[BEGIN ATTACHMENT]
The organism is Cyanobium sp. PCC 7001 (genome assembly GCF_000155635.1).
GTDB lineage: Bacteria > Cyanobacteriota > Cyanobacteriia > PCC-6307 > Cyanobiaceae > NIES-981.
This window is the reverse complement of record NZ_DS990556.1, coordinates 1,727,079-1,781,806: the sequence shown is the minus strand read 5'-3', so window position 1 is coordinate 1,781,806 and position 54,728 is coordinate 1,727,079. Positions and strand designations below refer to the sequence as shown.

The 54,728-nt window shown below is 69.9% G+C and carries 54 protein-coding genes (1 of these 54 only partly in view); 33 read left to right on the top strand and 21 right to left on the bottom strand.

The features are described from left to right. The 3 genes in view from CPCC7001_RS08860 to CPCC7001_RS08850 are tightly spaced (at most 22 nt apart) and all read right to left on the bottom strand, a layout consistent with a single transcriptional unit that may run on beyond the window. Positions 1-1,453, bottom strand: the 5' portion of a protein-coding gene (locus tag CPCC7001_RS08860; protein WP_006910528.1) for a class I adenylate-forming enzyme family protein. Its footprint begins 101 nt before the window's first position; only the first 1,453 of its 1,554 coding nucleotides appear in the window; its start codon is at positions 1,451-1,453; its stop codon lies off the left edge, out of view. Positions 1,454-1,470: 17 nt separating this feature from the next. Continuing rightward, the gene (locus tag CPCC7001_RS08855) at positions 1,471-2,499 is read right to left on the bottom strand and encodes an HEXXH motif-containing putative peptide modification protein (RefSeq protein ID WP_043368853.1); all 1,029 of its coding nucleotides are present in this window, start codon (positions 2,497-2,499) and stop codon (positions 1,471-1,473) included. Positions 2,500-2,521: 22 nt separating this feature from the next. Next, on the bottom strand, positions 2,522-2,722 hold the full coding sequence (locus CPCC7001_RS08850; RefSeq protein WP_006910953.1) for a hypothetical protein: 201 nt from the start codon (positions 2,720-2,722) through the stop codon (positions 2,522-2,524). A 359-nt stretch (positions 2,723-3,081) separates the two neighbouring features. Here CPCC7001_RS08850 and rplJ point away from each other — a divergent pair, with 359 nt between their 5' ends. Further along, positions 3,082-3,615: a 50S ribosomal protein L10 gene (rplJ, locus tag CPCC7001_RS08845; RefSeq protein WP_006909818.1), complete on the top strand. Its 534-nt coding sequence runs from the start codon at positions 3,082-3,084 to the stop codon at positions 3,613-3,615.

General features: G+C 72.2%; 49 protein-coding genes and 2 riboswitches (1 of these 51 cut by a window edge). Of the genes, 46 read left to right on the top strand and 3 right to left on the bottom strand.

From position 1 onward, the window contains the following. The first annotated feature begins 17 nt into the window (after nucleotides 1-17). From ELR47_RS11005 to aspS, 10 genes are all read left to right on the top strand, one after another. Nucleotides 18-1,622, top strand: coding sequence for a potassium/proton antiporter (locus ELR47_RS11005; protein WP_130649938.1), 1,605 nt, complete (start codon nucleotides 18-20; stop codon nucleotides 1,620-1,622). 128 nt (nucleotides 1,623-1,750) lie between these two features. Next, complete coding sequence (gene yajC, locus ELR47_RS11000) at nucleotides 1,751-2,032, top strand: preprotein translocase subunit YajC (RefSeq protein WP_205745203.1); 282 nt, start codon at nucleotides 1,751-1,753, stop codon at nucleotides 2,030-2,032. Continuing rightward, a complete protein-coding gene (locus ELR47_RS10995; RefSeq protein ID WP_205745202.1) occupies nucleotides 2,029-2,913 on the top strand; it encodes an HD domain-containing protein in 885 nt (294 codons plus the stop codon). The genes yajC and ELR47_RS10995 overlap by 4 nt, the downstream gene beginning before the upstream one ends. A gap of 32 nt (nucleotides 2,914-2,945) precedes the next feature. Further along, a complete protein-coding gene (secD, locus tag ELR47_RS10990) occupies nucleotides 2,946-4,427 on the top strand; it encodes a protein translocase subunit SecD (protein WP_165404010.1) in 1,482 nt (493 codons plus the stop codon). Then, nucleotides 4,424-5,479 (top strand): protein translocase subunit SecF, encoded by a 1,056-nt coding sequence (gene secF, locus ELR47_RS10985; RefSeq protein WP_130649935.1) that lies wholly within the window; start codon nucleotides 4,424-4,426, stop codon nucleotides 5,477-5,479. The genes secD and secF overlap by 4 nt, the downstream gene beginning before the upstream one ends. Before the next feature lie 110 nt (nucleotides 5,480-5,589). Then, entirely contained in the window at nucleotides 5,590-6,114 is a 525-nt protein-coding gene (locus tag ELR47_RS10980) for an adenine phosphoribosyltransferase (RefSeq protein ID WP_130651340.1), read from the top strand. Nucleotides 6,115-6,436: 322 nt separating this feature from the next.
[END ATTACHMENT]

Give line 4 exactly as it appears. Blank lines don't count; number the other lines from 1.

The 54,728-nt window shown below is 69.9% G+C and carries 54 protein-coding genes (1 of these 54 only partly in view); 33 read left to right on the top strand and 21 right to left on the bottom strand.